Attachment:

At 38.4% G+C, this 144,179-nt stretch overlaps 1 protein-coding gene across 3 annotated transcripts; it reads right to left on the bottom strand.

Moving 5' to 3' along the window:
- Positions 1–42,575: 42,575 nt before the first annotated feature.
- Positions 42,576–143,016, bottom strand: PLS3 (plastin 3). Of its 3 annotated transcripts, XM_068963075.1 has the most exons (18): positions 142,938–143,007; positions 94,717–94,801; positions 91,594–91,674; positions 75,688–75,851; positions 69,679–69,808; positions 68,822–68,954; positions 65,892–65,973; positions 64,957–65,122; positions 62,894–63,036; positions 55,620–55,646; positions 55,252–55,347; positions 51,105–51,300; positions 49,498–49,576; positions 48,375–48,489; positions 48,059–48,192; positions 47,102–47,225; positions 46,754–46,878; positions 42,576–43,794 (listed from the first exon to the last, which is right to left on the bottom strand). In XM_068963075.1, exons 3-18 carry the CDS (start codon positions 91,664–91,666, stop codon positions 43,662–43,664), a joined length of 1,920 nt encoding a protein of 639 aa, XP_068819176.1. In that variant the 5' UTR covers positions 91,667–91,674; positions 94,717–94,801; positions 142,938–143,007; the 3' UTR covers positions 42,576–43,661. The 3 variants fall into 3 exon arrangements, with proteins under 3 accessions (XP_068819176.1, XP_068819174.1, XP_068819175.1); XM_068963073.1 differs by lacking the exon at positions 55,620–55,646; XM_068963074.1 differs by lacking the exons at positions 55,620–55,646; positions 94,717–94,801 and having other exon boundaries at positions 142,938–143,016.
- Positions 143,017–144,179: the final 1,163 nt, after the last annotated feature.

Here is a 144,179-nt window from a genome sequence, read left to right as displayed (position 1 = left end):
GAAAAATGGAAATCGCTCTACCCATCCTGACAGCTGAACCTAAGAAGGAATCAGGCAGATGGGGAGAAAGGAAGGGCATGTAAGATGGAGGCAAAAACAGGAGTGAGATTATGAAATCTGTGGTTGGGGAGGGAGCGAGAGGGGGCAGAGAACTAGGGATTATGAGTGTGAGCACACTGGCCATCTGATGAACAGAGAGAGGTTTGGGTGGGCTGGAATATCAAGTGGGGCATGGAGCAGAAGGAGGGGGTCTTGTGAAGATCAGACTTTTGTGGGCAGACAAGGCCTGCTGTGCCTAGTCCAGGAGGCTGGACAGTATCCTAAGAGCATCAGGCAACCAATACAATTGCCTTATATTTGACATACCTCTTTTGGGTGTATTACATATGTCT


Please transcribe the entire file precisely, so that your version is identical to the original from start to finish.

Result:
At 38.4% G+C, this 144,179-nt stretch overlaps 1 protein-coding gene across 3 annotated transcripts; it reads right to left on the bottom strand.

Moving 5' to 3' along the window:
- Positions 1–42,575: 42,575 nt before the first annotated feature.
- Positions 42,576–143,016, bottom strand: PLS3 (plastin 3). Of its 3 annotated transcripts, XM_068963075.1 has the most exons (18): positions 142,938–143,007; positions 94,717–94,801; positions 91,594–91,674; positions 75,688–75,851; positions 69,679–69,808; positions 68,822–68,954; positions 65,892–65,973; positions 64,957–65,122; positions 62,894–63,036; positions 55,620–55,646; positions 55,252–55,347; positions 51,105–51,300; positions 49,498–49,576; positions 48,375–48,489; positions 48,059–48,192; positions 47,102–47,225; positions 46,754–46,878; positions 42,576–43,794 (listed from the first exon to the last, which is right to left on the bottom strand). In XM_068963075.1, exons 3-18 carry the CDS (start codon positions 91,664–91,666, stop codon positions 43,662–43,664), a joined length of 1,920 nt encoding a protein of 639 aa, XP_068819176.1. In that variant the 5' UTR covers positions 91,667–91,674; positions 94,717–94,801; positions 142,938–143,007; the 3' UTR covers positions 42,576–43,661. The 3 variants fall into 3 exon arrangements, with proteins under 3 accessions (XP_068819176.1, XP_068819174.1, XP_068819175.1); XM_068963073.1 differs by lacking the exon at positions 55,620–55,646; XM_068963074.1 differs by lacking the exons at positions 55,620–55,646; positions 94,717–94,801 and having other exon boundaries at positions 142,938–143,016.
- Positions 143,017–144,179: the final 1,163 nt, after the last annotated feature.

Here is a 144,179-nt window from a genome sequence, read left to right as displayed (position 1 = left end):
GAAAAATGGAAATCGCTCTACCCATCCTGACAGCTGAACCTAAGAAGGAATCAGGCAGATGGGGAGAAAGGAAGGGCATGTAAGATGGAGGCAAAAACAGGAGTGAGATTATGAAATCTGTGGTTGGGGAGGGAGCGAGAGGGGGCAGAGAACTAGGGATTATGAGTGTGAGCACACTGGCCATCTGATGAACAGAGAGAGGTTTGGGTGGGCTGGAATATCAAGTGGGGCATGGAGCAGAAGGAGGGGGTCTTGTGAAGATCAGACTTTTGTGGGCAGACAAGGCCTGCTGTGCCTAGTCCAGGAGGCTGGACAGTATCCTAAGAGCATCAGGCAACCAATACAATTGCCTTATATTTGACATACCTCTTTTGGGTGTATTACATATGTCT